TU Wien Informatics

20 Years

Opening of the TU Wien Cybersecurity Center (CySec)

  • By Olha Denisova
  • 2024-04-23
  • Opening Event
  • Cybersecurity

On April 18, 2024, we inaugurated our Cybersecurity Center (CySec) with a high-profile event. A significant milestone in the field of cybersecurity.

Opening of the TU Wien Cybersecurity Center (CySec)
Picture: Simon Jeanteur / TU Wien Informatics

The launch of the TU Wien Cybersecurity Center (CySec) attracted a diverse group of influential figures from various university faculties, leading industry representatives, and prominent government agencies. Notable participants included the Federal Chancellery of Austria; the Austrian Federal Ministry of Education, Science, and Research (BMBWF); the Ministry of the Interior (BMI); as well as major corporations such as Amazon, Microsoft Research, UniCredit Bank Austria, and TÜV Austria. The event also gathered experts from the National Coordination Center for Cybersecurity, Cyber Security Austria, Competence Center Safe Austria (KSÖ), the Vienna City Administration, the Vienna Science and Technology Fund (WWTF), the Austrian Research Promotion Agency (FFG), the Vienna Business Agency, SBA Research, and the Austrian Institute of Technology. This diverse assembly of researchers, practitioners, and decision-makers shared a common goal: to forge strong collaborations and exchange knowledge to tackle cybersecurity challenges locally and globally.

This initiative by TU Wien aims to position the newly established Cybersecurity Center as a globally recognized hub for research excellence, innovative education, and community engagement in cybersecurity. The center is dedicated to advancing state-of-the-art cybersecurity measures, enhancing digital security infrastructure, and cultivating a skilled workforce prepared to address the evolving challenges in cybersecurity.


The event was opened by the Co-Director of CySec, Prof. Tanja Zseby, who highlighted the diversity of stakeholders and expressed optimism about the potential for synergies among these groups to enhance cybersecurity efforts across Austria. She underscored the importance of interdisciplinary collaboration among fields such as electrical engineering, mathematics, informatics, and physics, which she noted as vital for addressing complex cybersecurity challenges. Speaking on behalf of the Dean of the Faculty of Electrical Engineering and Information Technology, Prof. Zseby emphasized the importance of a research focus on network security, particularly on detecting and controlling malware spread and hiding within network traffic. She praised the resilience and dedication of practitioners working under constrained resources and called for increased collaboration between academia and industry to enhance security measures.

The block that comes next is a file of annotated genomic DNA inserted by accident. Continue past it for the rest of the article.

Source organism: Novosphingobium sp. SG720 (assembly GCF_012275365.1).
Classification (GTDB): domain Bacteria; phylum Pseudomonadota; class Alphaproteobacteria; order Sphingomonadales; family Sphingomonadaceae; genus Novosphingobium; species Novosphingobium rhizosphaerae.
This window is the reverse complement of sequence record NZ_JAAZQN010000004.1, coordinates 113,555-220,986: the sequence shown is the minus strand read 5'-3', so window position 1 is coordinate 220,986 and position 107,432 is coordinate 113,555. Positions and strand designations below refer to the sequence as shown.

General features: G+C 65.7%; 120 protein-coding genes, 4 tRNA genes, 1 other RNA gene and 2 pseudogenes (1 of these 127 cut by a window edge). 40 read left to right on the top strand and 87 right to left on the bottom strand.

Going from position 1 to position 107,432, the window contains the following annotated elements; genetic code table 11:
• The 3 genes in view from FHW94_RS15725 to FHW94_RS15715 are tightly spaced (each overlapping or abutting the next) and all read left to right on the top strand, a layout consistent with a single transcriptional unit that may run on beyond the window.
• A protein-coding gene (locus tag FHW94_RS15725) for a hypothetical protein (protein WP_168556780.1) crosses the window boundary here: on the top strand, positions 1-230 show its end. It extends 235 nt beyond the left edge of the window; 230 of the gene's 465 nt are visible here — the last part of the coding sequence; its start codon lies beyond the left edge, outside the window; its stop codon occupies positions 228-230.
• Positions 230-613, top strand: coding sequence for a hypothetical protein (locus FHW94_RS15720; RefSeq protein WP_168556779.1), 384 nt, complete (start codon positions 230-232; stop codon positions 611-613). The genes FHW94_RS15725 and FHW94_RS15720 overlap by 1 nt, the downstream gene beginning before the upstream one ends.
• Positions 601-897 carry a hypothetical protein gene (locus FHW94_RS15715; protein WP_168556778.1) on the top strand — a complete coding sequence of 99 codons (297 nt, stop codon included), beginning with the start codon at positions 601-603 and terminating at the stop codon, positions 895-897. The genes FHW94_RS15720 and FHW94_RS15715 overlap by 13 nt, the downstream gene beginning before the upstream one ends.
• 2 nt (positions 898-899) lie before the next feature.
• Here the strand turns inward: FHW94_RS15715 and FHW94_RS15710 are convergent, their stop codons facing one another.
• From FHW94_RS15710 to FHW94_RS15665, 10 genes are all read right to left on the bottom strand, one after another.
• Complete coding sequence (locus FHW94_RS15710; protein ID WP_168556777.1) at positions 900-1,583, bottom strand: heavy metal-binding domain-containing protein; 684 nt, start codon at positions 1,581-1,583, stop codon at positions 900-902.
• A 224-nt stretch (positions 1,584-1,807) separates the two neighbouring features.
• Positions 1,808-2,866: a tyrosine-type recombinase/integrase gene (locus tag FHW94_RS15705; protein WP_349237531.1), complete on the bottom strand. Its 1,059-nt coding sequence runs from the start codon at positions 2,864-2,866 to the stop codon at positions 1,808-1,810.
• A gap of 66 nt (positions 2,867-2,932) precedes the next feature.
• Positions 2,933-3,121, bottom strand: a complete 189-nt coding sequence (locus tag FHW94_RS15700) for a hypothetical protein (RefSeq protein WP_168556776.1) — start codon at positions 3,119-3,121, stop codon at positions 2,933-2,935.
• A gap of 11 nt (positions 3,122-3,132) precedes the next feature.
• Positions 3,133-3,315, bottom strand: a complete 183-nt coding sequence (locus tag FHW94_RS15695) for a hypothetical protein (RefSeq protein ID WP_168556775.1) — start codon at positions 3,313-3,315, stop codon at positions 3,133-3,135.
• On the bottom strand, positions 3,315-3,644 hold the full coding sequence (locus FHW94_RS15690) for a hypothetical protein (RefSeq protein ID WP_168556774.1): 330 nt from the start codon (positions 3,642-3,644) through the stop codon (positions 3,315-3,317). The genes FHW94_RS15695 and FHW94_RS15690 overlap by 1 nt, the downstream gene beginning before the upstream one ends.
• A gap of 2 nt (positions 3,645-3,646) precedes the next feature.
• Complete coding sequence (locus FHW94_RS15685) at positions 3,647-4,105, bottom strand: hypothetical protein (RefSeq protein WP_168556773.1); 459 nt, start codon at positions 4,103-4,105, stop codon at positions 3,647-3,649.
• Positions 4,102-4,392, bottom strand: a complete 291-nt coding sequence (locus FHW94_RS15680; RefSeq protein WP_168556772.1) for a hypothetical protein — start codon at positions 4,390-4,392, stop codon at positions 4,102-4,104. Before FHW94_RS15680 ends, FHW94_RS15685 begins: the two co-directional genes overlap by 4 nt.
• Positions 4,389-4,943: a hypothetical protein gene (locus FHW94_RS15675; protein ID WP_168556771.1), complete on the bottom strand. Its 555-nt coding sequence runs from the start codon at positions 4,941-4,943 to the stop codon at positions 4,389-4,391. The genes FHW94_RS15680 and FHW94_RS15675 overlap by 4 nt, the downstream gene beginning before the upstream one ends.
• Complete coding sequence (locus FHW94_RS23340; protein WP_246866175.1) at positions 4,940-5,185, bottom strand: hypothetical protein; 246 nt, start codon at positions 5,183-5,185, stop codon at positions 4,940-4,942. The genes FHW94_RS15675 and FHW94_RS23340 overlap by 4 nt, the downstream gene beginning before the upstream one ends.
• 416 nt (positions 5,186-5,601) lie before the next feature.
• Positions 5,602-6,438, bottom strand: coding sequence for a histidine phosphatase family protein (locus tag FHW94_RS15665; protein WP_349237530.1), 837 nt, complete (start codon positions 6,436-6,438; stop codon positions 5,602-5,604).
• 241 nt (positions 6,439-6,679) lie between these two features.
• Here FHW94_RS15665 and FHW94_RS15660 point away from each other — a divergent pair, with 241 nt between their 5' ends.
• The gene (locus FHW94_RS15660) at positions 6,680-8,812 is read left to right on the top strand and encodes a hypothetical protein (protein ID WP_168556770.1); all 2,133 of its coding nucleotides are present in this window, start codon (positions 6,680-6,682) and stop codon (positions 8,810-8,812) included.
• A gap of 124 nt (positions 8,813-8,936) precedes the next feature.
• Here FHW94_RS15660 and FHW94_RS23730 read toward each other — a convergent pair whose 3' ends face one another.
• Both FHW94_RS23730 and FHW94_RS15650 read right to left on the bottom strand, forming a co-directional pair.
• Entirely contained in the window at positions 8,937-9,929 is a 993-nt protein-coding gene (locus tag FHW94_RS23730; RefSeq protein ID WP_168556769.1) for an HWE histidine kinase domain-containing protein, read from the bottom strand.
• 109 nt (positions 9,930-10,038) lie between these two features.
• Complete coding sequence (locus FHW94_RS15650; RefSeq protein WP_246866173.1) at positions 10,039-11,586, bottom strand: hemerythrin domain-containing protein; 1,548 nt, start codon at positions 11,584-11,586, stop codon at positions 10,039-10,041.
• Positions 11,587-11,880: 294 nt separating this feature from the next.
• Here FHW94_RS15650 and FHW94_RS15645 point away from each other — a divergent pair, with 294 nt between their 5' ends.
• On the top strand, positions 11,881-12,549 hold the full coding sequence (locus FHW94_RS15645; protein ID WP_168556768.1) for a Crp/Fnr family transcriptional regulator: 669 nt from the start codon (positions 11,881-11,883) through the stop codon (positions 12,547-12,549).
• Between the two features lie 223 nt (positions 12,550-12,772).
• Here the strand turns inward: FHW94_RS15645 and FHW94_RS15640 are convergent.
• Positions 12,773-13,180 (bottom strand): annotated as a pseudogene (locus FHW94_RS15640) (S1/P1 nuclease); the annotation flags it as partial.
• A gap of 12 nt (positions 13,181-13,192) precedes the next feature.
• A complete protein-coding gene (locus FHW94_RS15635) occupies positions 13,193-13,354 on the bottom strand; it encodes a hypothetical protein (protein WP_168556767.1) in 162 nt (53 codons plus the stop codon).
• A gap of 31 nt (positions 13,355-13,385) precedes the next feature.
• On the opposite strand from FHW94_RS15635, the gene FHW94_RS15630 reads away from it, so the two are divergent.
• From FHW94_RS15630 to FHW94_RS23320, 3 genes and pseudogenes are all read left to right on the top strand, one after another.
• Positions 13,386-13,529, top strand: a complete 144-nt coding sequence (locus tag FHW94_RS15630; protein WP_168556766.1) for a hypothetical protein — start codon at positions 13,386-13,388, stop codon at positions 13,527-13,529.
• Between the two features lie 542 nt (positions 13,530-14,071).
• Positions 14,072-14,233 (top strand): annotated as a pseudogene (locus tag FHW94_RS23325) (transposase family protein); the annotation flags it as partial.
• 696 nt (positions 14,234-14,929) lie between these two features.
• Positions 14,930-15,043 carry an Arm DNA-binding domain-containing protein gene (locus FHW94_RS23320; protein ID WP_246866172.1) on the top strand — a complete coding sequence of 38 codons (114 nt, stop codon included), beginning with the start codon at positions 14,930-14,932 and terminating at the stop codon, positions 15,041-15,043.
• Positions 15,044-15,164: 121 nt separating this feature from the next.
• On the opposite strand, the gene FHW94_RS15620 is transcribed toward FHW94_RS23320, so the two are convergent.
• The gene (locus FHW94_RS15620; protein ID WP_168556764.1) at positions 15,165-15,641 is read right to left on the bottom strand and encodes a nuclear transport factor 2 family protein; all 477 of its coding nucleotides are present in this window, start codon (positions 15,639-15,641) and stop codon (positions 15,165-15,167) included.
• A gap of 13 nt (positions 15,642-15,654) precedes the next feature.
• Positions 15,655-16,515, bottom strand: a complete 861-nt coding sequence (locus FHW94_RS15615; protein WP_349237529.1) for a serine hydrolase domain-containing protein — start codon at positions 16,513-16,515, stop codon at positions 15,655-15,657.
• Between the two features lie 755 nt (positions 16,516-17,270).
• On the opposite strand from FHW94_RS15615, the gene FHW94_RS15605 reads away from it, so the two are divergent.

Prof. Wolfgang Kastner, Vice-Rector for Digitalization and Infrastructure, welcomed the participants on behalf of the Rectorate and emphasized the alignment of the CySec launch with TU Wien’s strategic goals. He outlined three primary objectives for the center: enhancing interdisciplinary exchanges within academia and industry, strengthening educational pathways to address the shortage of cybersecurity experts, and increasing societal awareness about cybersecurity through outreach activities. Prof. Kastner also highlighted the importance of integrating TU Wien’s IT security staff into innovative practices to align the administration with the center’s objectives. He stressed the collective responsibility of advancing cybersecurity initiatives at the university.

Dean of the Faculty of Informatics at TU Wien, Prof. Gerti Kappel, highlighted the significant impact of cybersecurity across economic, political, and private spheres, emphasizing its role in protecting liberal democratic values through data protection, privacy, data sovereignty, and transparency. She outlined the critical contribution of the Faculty of Informatics to major research areas, including artificial intelligence and cybersecurity, and called for increased interdisciplinary collaboration and resources to enhance the university’s response to the dynamic challenges in information security. Prof. Kappel also stressed the need for comprehensive security measures across hardware, software, and systems and advocated for ongoing expansion in risk management and quantum cryptography to foster continual innovation and adaptation in cybersecurity practices.

Co-Director of CySec, Prof. Matteo Maffei introduced the center, emphasizing its role as an inter-faculty hub designed to address complex challenges in today’s digital society through interdisciplinary research. Established in June 2023, the center unites expertise from various faculties, including informatics, electrical engineering, physics, statistics, and architecture. It comprises 22 faculty members and 150 researchers, including PhD students and postdocs. The center’s mission is to enhance and leverage the existing capabilities at TU Wien to establish it as a global leader in cybersecurity research, education, and societal outreach. CySec has already achieved significant milestones, notably in addressing the global shortage of IT and cybersecurity professionals. TU Wien has established a comprehensive educational pipeline from bachelor to PhD levels, designed to attract students worldwide who are interested in specializing in cybersecurity. Additionally, CySec is engaged in educational initiatives at school levels, aiming not only to raise cybersecurity awareness among children but also to equip teachers with the necessary resources to effectively educate students about security.